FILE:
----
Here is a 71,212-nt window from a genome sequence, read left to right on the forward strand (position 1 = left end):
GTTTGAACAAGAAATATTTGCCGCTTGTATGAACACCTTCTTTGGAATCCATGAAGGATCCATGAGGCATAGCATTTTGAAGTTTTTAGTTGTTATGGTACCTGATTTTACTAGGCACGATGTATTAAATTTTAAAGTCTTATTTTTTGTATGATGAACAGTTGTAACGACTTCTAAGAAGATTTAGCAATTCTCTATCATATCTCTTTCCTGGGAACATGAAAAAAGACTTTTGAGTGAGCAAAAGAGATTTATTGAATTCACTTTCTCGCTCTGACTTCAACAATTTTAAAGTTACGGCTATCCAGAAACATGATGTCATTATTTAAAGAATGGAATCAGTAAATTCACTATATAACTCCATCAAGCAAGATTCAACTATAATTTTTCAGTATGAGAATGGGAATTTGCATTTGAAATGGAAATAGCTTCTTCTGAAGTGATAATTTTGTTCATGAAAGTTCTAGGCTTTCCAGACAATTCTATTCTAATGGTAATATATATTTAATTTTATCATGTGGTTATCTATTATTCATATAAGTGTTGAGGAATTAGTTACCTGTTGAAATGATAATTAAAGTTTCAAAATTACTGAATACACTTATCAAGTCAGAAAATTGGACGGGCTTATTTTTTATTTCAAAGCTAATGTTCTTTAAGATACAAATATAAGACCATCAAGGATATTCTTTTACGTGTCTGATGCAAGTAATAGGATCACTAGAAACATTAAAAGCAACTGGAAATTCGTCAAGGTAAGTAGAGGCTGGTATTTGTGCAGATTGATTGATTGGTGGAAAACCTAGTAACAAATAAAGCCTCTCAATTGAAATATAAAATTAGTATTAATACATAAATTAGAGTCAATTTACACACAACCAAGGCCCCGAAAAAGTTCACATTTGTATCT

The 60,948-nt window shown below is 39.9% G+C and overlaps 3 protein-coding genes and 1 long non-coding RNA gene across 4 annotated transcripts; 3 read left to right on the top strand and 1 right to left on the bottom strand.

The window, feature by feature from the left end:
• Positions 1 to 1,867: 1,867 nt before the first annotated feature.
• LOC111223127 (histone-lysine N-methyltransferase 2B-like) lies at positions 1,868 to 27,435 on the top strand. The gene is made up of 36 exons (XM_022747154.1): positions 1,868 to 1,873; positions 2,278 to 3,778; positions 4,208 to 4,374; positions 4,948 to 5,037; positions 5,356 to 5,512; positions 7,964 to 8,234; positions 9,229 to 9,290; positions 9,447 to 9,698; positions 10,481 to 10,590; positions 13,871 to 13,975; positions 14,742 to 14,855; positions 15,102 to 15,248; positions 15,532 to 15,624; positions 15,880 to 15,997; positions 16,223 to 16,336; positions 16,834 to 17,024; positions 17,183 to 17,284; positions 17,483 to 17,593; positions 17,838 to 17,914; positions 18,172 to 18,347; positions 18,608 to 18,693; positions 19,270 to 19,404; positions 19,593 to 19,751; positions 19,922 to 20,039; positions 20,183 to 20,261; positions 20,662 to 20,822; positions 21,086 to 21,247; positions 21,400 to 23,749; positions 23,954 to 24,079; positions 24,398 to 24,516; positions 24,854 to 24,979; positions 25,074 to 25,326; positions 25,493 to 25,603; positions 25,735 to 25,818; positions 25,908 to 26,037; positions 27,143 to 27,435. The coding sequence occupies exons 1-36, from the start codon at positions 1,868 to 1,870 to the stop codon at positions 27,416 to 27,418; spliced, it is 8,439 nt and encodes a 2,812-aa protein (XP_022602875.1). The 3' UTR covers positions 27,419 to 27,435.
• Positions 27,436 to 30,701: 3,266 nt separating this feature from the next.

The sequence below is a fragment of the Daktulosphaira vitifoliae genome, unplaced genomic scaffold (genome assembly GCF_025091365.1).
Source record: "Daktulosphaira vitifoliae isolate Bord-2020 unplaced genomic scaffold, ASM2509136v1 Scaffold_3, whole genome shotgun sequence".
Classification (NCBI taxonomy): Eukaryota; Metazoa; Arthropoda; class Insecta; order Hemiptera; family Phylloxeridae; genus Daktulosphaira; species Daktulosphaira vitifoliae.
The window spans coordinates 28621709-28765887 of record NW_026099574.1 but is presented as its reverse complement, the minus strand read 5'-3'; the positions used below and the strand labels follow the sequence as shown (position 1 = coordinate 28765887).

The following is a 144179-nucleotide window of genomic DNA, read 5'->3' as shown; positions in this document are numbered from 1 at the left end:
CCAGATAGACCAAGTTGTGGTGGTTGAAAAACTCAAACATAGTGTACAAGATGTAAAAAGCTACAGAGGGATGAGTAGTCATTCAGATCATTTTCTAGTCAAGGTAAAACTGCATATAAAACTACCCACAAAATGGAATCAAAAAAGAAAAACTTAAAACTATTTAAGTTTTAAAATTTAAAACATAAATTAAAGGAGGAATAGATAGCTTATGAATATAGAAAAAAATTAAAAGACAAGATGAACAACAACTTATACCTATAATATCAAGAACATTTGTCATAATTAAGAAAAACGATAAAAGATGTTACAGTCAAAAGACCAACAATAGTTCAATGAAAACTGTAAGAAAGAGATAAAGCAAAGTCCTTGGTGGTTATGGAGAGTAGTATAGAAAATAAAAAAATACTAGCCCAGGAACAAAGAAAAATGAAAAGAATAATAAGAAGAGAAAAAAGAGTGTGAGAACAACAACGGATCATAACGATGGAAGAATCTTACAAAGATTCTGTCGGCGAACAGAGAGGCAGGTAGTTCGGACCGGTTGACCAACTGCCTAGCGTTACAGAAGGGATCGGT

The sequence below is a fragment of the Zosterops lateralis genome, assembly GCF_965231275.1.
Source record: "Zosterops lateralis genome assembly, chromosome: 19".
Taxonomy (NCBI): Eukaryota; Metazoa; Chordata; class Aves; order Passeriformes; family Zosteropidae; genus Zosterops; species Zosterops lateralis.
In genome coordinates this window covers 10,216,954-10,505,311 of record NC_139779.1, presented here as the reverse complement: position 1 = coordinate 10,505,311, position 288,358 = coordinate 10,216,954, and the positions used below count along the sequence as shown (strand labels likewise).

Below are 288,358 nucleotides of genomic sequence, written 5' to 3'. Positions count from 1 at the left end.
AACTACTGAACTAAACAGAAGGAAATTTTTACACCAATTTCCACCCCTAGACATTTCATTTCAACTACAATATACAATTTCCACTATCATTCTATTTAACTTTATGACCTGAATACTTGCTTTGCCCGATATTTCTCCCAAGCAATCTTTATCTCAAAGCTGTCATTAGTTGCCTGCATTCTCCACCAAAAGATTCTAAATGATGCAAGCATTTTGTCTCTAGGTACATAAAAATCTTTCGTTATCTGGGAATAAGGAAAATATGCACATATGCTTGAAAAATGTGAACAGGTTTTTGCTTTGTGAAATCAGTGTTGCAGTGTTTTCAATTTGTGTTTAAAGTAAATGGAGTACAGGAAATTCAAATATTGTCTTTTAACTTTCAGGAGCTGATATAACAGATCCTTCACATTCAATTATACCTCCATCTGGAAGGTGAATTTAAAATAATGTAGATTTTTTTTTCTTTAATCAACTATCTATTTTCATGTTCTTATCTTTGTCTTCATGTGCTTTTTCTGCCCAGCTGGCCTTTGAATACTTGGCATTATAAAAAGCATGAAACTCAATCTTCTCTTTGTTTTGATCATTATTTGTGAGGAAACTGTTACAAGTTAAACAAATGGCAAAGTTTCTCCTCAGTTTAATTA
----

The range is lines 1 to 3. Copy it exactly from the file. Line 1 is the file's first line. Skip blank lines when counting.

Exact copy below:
Here is a 71,212-nt window from a genome sequence, read left to right on the forward strand (position 1 = left end):
GTTTGAACAAGAAATATTTGCCGCTTGTATGAACACCTTCTTTGGAATCCATGAAGGATCCATGAGGCATAGCATTTTGAAGTTTTTAGTTGTTATGGTACCTGATTTTACTAGGCACGATGTATTAAATTTTAAAGTCTTATTTTTTGTATGATGAACAGTTGTAACGACTTCTAAGAAGATTTAGCAATTCTCTATCATATCTCTTTCCTGGGAACATGAAAAAAGACTTTTGAGTGAGCAAAAGAGATTTATTGAATTCACTTTCTCGCTCTGACTTCAACAATTTTAAAGTTACGGCTATCCAGAAACATGATGTCATTATTTAAAGAATGGAATCAGTAAATTCACTATATAACTCCATCAAGCAAGATTCAACTATAATTTTTCAGTATGAGAATGGGAATTTGCATTTGAAATGGAAATAGCTTCTTCTGAAGTGATAATTTTGTTCATGAAAGTTCTAGGCTTTCCAGACAATTCTATTCTAATGGTAATATATATTTAATTTTATCATGTGGTTATCTATTATTCATATAAGTGTTGAGGAATTAGTTACCTGTTGAAATGATAATTAAAGTTTCAAAATTACTGAATACACTTATCAAGTCAGAAAATTGGACGGGCTTATTTTTTATTTCAAAGCTAATGTTCTTTAAGATACAAATATAAGACCATCAAGGATATTCTTTTACGTGTCTGATGCAAGTAATAGGATCACTAGAAACATTAAAAGCAACTGGAAATTCGTCAAGGTAAGTAGAGGCTGGTATTTGTGCAGATTGATTGATTGGTGGAAAACCTAGTAACAAATAAAGCCTCTCAATTGAAATATAAAATTAGTATTAATACATAAATTAGAGTCAATTTACACACAACCAAGGCCCCGAAAAAGTTCACATTTGTATCT

The 60,948-nt window shown below is 39.9% G+C and overlaps 3 protein-coding genes and 1 long non-coding RNA gene across 4 annotated transcripts; 3 read left to right on the top strand and 1 right to left on the bottom strand.